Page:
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Location: Home / Technology / Why Tech Investors Should Be Watching Palo Alto Networks

Why Tech Investors Should Be Watching Palo Alto Networks

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Cybersecurity specialist Palo Alto Networks (NASDAQ:PANW) is no secret on Wall Street. But are investors underestimating its growth prospects?

In this video from "The Virtual Opportunities Show," recorded on Jan. 18, Fool contributor Demitri Kalogeropoulos and analyst Asit Sharma chat about the stock and highlight a few attractive aspects of its business.

Demitri Kalogeropoulos: Palo Alto Networks, the ticker symbol is PANW. It's a cybersecurity specialist. It's about a $40 billion company and a lot of people have heard of them. Annual sales are in that $5 billion dollar range. It's just a good one to maybe keep on your radar. They've been expanding their portfolio over the last few years and launching a lot of new products. They cover some major areas including network security and cloud security. Obviously, this is getting a lot more interest in these areas over the last few years as so much more businesses shifted online.

The company's got a lot of good things I'd like to see in terms of user engagement and growing portfolio like we said and a lot of avenues for growth. Accounts about 900 paying customers right now with contracts that are over one million and 43 clients that are over that 10 million mark. Both those numbers are up significantly. I think the 900 number, it's about doubled in the last three years, for example, and I think that 43 number was in 2018, so over three years.

The key here is they've been able to innovate a lot and expand that addressable market by offering a more complete suite of products. We saw this with, I think we talked about HubSpot (NYSE:HUBS) a few weeks ago. It's similar, I look at it like a similar approach there. There's a lot of competition in this space and that's a big worry. There's a lot of competitors that are much bigger, have a lot larger revenue bases that can take losses if they need to than Palo Alto. That's something I'd be worried about with investing in this space.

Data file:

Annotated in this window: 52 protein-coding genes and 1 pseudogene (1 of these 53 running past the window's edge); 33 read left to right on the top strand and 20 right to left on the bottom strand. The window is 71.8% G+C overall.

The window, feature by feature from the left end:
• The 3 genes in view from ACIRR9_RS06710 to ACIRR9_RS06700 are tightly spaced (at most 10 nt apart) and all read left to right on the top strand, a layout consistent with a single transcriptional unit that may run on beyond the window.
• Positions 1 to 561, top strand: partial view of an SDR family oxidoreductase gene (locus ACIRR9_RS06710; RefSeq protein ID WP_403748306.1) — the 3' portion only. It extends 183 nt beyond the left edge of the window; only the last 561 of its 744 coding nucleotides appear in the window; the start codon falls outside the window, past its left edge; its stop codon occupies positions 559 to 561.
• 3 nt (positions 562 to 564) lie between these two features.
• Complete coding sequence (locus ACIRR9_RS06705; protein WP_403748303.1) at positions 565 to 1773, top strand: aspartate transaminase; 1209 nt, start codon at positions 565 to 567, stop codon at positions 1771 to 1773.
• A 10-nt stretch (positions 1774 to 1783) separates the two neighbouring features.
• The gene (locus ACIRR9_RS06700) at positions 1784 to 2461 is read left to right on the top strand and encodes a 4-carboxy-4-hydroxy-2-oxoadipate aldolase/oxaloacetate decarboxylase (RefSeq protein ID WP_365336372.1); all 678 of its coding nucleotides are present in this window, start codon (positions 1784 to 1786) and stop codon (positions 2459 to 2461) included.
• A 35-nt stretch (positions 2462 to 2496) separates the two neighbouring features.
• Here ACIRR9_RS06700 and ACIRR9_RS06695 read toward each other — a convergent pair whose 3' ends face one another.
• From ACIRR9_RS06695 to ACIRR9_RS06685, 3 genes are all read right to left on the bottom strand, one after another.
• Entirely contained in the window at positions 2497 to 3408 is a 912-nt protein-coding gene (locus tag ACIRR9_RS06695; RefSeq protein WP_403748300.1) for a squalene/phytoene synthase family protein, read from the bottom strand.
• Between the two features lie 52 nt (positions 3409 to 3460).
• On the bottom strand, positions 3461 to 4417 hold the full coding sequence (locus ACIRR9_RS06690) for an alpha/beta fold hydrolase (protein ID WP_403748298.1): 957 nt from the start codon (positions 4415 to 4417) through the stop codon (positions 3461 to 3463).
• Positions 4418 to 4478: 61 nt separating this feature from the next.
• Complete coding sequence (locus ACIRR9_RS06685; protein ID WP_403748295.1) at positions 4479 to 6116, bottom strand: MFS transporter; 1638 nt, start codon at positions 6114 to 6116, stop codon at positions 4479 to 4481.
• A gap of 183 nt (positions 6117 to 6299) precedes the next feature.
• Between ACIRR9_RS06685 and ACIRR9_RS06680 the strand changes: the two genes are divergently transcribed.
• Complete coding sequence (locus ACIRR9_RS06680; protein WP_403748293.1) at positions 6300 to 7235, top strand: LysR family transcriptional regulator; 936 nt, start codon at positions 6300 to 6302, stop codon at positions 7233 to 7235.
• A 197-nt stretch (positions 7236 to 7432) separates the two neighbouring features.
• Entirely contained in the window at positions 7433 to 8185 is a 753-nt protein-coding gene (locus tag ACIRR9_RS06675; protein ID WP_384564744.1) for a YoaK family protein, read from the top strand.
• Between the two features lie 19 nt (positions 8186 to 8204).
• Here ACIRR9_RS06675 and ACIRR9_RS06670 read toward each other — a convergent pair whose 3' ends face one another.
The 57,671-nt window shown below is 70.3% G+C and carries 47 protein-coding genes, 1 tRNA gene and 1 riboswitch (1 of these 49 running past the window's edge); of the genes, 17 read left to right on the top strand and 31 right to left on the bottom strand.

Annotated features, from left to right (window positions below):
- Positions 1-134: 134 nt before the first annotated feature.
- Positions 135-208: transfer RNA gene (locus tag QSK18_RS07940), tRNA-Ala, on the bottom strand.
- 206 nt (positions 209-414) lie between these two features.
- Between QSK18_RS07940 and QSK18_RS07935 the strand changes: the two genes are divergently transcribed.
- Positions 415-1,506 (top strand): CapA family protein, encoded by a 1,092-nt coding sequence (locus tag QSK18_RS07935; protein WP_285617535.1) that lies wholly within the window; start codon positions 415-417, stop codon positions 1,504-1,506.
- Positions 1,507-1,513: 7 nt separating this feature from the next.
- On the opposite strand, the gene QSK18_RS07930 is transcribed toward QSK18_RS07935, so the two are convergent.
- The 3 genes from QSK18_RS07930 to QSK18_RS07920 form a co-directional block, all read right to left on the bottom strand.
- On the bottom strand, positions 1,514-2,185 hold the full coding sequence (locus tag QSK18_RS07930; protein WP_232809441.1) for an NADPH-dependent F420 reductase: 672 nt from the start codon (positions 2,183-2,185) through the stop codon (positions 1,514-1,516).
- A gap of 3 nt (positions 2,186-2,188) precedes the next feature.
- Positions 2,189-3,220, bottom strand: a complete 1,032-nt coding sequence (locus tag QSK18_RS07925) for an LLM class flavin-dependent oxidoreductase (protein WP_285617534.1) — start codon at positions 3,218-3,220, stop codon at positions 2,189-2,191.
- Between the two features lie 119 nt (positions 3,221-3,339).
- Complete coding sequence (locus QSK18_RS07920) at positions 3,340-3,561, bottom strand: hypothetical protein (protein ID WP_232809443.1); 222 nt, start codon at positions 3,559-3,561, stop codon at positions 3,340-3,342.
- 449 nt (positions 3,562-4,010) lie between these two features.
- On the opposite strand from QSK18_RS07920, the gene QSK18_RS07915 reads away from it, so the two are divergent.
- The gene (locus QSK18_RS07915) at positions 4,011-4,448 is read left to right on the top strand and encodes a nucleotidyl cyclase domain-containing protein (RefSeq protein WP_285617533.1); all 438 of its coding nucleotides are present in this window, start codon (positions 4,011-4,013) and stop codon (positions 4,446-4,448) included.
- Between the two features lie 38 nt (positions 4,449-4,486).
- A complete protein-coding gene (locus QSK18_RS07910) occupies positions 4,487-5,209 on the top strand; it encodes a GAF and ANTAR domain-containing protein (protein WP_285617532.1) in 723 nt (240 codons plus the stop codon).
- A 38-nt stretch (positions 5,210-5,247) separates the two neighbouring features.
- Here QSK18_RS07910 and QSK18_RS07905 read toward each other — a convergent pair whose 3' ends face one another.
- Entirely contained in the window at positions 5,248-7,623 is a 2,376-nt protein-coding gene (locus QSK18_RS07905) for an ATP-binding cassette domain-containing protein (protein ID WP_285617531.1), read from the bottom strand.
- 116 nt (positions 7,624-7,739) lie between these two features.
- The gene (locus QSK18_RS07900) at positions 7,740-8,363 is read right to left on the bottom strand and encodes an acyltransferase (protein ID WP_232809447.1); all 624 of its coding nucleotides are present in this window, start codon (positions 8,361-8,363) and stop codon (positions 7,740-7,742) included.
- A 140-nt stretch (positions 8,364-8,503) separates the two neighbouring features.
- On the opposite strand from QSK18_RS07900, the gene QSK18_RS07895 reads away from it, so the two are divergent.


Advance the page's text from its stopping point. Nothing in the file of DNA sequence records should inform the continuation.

But the cool thing about this is that the fact that we're shifting so quickly into this hybrid work environment, it's opening up big opport

unities for smaller players like this to innovate and create their own pretty big niches and add a lot of value to all these IT managers who are shifting more work online.

The stock has come down a bit from its recent highs, but I wouldn't consider it cheap. It's valued about eight times in the 2021 sales, but it's still one I think worth keeping on your radar.

Asit Sharma: Awesome. It's sometimes easy to lose sight of companies that are in front of us and have been around for a while. Palo Alto Networks has been around for quite a while, and I think some of their thunder gets stolen by these newer companies which have tremendous growth rates. I think about CrowdStrike (NASDAQ:CRWD) is one example, Zscaler (NASDAQ:ZS) is another.

But as you spoke, I was just looking at their stock chart, they've been a pretty decent performer, some ups and downs, but over the years, I mean, this is a great buy and hold proposition, 845% return over the last 10 years [laughs], and a lot of that coming really, Demitri, after 2020. I think after the bounce back in the spring of 2020, they've tacked on quite a bit of performance, which again serves the people who hold the stock for a long time.

That's how you get from a 400% to an 800% because you held the stock and were able to be patient with it. I should say I want to move on, but I'm also noticing the down periods, the down troughs that the company has had, the 2015 through 2017 period. It pays if you believe in the technology and you understand the company's forward prospects to be able to balance out sometimes a year or two of underperformance.

Now, I don't want to scare anyone because we're right now having a market environment which is hitting a lot of growth stocks and not implying that all of your growth stocks will be down for a couple of years. Just talking about individual case studies, if you know your companies very well and understand the uptake of their technologies within six months to 12 months or can try to get a handle of that through transcripts and reading about the companies, you're able to be patient.